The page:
Perhaps I’m just being fashionably late, but I’ve just read Drusilla Modjeska’s 2013 Seymour Biography Lecture and it’s brilliant.
Modjeska ponders her “defection from that borderline ground between the biographical and the fictive, my journey through the check-points into the land of the novel.” Her lecture takes us to the highlands of Papua New Guinea and into the art galleries of metropolitan Australia, exploring the limits of empathy when attempting to tell someone else’s story.
The barkcloth carried esoteric meanings for the Ömie; could its integrity survive sale and the temptation of commercialisation? Good questions, for sure, to which – as with more or less everything in this story – there is no one, clear answer. An anthropologist, or a philosopher might make something of it, but I was neither. Even if such a memoir steered off dangerously personal terrain, the same question arose: how could ‘our’ story be told without the view of the Ömie, let alone the view from the Ömie, becoming ever more occluded. What was their view, what did these great changes mean for them? How, on the basis of a month’s visit, was I to represent that without appropriating, or projecting, or sentimentalising, or mistranslating the un-translatable, even if there were the right to translate, even if I knew how, which I didn’t, and anyway couldn’t. The problem, I hope you are beginning to see, was the inequality between the white narrator and the post-colonial subject.
Modjeska cites Janet Malcolm and Inga Clendinnen; she speaks with writers from PNG; she examines the flaws in her own attempts; and she provides a fascinating insight into the difficulties of writing about a country that apparently no-one seems interested in. “It doesn’t sell,” Modjeska’s publisher told her.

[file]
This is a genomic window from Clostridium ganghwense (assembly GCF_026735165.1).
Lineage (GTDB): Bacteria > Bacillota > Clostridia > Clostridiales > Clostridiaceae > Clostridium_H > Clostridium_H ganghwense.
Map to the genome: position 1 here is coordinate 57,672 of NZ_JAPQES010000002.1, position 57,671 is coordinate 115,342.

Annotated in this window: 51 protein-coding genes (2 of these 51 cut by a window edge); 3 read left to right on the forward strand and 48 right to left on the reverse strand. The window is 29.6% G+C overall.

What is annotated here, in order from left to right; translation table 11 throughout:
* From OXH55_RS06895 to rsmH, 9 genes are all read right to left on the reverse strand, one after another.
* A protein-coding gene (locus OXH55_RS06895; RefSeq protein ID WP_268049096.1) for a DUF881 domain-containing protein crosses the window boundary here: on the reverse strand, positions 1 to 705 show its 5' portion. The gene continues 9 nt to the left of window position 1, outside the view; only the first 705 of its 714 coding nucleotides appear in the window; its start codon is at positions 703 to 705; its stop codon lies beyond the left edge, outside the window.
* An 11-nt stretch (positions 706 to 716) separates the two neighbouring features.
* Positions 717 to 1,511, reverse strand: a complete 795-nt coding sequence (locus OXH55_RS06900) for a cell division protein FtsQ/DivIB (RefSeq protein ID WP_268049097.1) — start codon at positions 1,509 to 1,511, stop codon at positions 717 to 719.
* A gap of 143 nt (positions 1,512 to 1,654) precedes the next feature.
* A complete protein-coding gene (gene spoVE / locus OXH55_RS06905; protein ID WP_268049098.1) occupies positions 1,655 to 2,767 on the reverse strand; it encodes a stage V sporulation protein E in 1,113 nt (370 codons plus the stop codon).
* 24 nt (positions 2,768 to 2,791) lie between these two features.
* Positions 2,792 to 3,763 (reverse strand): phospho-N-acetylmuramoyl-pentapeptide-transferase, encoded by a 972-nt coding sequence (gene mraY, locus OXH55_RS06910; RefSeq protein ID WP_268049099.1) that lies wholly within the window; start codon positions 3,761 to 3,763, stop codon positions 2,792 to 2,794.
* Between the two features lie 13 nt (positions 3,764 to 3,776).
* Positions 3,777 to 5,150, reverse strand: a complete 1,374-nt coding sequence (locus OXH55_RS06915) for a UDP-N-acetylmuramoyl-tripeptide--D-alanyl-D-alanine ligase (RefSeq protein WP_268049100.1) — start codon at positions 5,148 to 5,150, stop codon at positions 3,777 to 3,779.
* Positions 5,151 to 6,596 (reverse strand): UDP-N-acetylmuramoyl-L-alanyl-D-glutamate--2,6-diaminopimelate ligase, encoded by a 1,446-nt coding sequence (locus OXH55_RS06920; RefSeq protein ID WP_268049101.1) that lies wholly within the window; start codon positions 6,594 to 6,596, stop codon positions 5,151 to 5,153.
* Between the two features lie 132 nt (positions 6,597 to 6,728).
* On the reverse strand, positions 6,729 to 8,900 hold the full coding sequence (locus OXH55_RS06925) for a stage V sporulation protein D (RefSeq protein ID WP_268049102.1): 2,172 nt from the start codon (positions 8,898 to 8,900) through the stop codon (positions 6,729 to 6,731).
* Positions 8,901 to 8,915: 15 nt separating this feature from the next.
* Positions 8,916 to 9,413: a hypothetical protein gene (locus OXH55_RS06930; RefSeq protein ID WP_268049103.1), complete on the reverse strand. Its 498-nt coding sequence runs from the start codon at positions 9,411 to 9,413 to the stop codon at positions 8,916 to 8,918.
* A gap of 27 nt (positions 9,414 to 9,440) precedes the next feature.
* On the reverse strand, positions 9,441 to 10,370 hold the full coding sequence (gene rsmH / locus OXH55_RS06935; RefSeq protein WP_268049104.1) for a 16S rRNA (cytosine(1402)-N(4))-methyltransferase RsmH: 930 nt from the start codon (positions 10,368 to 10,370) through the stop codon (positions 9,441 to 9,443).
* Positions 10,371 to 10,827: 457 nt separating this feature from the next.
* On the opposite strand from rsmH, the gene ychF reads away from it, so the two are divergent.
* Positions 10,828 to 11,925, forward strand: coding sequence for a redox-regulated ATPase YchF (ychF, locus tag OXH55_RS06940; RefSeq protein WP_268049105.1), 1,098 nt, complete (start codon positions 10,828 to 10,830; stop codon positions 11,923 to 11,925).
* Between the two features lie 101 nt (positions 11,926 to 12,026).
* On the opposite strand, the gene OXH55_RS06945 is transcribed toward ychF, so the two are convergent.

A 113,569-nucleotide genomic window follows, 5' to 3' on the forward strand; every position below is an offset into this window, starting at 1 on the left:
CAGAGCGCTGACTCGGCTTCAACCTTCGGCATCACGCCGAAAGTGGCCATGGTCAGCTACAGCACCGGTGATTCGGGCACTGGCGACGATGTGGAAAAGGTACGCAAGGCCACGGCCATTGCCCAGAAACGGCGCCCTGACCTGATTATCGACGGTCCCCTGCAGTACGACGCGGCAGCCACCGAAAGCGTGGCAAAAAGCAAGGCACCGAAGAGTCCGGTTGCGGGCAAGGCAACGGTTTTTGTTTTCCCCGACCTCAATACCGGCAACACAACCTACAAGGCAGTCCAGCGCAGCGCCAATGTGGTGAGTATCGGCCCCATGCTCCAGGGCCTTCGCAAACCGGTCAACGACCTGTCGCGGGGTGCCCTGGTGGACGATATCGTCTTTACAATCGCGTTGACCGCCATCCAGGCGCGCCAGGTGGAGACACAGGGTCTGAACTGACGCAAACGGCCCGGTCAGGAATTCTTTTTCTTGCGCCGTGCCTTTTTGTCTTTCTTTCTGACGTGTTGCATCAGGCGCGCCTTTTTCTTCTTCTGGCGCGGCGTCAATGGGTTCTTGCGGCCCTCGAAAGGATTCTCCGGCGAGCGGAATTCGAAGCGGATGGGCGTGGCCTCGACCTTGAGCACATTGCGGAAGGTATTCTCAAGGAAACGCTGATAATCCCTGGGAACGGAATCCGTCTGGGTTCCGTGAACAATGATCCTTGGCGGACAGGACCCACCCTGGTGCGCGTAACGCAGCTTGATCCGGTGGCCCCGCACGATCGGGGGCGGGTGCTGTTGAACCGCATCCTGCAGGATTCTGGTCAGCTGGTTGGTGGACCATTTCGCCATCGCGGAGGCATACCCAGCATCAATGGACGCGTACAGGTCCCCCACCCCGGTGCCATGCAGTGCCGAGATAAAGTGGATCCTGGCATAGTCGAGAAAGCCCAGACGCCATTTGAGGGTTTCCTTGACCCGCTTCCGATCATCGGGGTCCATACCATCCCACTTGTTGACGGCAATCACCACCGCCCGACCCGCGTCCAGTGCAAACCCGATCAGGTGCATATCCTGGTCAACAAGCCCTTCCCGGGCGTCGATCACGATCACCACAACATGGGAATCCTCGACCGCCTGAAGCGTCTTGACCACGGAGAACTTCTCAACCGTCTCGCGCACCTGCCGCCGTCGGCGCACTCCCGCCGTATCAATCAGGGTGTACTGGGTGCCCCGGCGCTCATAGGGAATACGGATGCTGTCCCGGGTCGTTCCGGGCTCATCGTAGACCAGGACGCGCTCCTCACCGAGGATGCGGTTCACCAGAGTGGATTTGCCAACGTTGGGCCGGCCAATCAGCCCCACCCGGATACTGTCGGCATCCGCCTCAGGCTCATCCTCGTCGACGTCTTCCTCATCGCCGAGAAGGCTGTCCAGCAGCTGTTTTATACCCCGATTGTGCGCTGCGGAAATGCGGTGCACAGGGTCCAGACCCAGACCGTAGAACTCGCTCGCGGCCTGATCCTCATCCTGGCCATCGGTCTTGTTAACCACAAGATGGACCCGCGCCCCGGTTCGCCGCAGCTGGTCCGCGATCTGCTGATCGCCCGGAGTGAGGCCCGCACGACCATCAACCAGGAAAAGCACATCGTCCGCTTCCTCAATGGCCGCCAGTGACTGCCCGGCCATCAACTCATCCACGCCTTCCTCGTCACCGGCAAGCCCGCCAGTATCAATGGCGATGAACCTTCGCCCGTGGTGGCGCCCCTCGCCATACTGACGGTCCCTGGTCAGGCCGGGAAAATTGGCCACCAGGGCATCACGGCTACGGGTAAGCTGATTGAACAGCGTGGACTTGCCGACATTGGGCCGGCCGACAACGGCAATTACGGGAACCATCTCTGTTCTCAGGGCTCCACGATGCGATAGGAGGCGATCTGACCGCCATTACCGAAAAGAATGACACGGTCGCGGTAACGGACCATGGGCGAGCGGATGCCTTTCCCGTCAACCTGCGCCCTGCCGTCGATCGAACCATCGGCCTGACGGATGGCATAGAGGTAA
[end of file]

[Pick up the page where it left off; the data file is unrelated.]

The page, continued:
Well into this new century, the pygmy and the naked tribesman still make their appearance in Australian fiction, and Highland girls, though no longer dressed in grass skirts, are as prey to the desires and fantasies of young white men as the fictional girls of the exotic south seas were nearly a hundred years ago. This despite the great post-colonial novels of world literature. It was a weird disjuncture I observed between the acute awareness of academia, and the remarkable obliviousness (it seemed to me) among our few novelists who ventured into PNG territory, sometimes without even going there, or, if they’d been there before, without returning. When a reason was given, it was that it was ‘too dangerous’; that or the wish to leave the imagination unencumbered as if there was something about Papua New Guinea that despite everything that had happened, could still offer a blank canvas to the outsider writer.
Despite the quotes I’ve chosen having a strong focus on Papua New Guinea, this is in fact very much a lecture about writing. About the pitfalls and the problems and the epiphanies. Grab yourself a cuppa, or pour yourself a glass, and read it. Listen to it. Get to it any way you can.
Many thanks (as always) to fellow blogger The Resident Judge of Port Phillip who blogged about this year’s Seymour lecture and kindly pointed her readers towards the National Library of Australia site where each year’s lecture is available. In print or via podcast. Wonderful.